One aspect of common sense reasoning is reasoning about normal cases, e.g. a physician will first try to interpret symptoms by a common disease, and will take more exotic possibilities only later into account. Such "normality" can be encoded, e.g. by a relation, where case A is considered more normal than case B. This gives a standard semantics or interpretation to nonmonotonic reasoning (a branch of common sense reasoning), or, more formally, to nonmonotonic logics. We consider in this book the repercussions such normality relations and similar constructions have on the resulting nonmonotonic logics, i.e. which types of logic are adequate for which kind of relation, etc. We show in this book that some semantics correspond nicely to some logics, but also that other semantics do not correspond to any logics of the usual form.

Key Features

Key features: · provides a coherent picture of several formalisms of nonmonotonic logics. · gives completeness and incompleteness results for many variants of preferential, distance based, and other semantics. · gives probably the first systematic investigation of definability preservation and its consequences. · gives new proof techniques for completeness results. · is centered on semantics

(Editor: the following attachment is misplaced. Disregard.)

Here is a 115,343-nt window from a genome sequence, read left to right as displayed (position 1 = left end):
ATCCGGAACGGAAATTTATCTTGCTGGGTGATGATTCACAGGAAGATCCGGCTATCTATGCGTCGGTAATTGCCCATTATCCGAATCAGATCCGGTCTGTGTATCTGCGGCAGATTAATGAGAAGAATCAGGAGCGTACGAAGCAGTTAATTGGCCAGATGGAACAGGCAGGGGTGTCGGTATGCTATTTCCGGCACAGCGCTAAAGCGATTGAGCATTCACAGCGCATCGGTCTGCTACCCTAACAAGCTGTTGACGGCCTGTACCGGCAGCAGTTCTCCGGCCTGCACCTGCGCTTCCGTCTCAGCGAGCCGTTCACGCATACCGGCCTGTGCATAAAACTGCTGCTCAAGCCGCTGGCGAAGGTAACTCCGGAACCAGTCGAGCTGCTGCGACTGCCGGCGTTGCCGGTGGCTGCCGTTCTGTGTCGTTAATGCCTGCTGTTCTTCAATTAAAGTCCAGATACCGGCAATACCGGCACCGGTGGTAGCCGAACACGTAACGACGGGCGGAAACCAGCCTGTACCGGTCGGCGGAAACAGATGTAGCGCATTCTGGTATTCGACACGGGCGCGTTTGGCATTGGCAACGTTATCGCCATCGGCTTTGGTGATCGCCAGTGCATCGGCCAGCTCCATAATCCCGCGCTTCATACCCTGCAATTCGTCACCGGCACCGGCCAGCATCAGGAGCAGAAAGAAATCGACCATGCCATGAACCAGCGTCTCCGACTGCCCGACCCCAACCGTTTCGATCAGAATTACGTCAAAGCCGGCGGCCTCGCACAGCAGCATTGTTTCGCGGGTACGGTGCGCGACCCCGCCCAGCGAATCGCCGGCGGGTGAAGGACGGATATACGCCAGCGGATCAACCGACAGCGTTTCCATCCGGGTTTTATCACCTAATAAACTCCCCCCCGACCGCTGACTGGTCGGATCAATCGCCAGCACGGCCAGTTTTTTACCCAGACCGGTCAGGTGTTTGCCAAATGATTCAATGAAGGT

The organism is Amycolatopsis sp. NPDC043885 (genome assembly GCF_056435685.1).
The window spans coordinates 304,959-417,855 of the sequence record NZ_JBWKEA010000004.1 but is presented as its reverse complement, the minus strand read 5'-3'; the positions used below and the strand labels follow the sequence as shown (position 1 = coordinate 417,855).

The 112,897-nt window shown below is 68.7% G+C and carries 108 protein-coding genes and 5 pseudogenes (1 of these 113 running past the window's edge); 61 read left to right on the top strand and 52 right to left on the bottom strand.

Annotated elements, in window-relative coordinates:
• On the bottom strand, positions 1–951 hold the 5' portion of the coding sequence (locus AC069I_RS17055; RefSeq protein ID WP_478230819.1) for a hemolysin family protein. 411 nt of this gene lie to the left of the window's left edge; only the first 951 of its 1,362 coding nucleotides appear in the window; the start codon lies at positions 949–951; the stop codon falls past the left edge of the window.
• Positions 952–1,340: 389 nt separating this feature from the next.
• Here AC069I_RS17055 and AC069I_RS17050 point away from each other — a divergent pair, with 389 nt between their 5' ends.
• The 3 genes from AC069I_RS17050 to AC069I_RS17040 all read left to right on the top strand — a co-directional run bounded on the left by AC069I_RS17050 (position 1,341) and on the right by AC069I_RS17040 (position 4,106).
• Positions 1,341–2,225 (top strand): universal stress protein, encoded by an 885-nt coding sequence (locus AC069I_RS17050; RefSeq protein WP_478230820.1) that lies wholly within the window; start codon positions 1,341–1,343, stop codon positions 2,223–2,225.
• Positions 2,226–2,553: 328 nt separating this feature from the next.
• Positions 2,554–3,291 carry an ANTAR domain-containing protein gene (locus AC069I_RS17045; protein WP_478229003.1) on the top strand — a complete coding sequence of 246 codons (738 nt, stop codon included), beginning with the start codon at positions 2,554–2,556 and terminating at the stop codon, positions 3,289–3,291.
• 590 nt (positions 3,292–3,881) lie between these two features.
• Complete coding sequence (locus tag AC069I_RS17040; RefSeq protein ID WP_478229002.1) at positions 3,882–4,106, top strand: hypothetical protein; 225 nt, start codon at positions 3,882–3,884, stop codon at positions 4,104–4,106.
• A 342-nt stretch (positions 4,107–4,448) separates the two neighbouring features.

Libraries and researchers in nonmonotonic and related logics

Table of Contents

Foreword (by David Makinson) Summary Acknowledgements CHAPTER 1 : INTRODUCTION 1.1 The main topics of the book 1.1.1 Conceptual analysis 1.1.2 Generalized modal logic and integration 1.1.3 Formal results 1.1.4 The role of semantics 1.1.5 Various remarks 1.2 Historical remarks 1.3 Organization of the book 1.4 Overview of the chapters 1.5 Specific remarks on propositional logic 1.6 Basic definitions CHAPTER 2 : CONCEPTS 2.1 Introduction 2.2 Reasoning types 2.2.1 Traditional nonmonotonic logics 2.2.2 Prototypical and ideal cases 2.2.3 Extreme cases and interpolation 2.2.4 Clustering 2.2.5 Certainty 2.2.6 Quality of an answer, approximation, and complexity 2.2.7 Useful reasoning 2.2.8 Inheritance and argumentation 2.2.9 Dynamic systems 2.2.10 Theory revision 2.2.11 Update 2.2.12 Counterfactual conditionals 2.3 Basic semantical concepts 2.3.1 Preference 2.3.2 Distance 2.3.3 Size 2.4 Coherence CHAPTER 3 : PREFERENCES 3.1 Introduction 3.2 General preferential structures 3.2.1 General minimal preferential structures 3.2.2 Transitive minimal preferential structures 3.2.3 One copy version 3.2.4 A very short remark on X-logics 3.3 Sm


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© 2004
Elsevier Science
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About the author

Karl Schlechta

Affiliations and Expertise

K. Schlechta Université de Provence and Laboratoire d'Informatique Fondamentale (CNRS UMR 6166), Marseille, France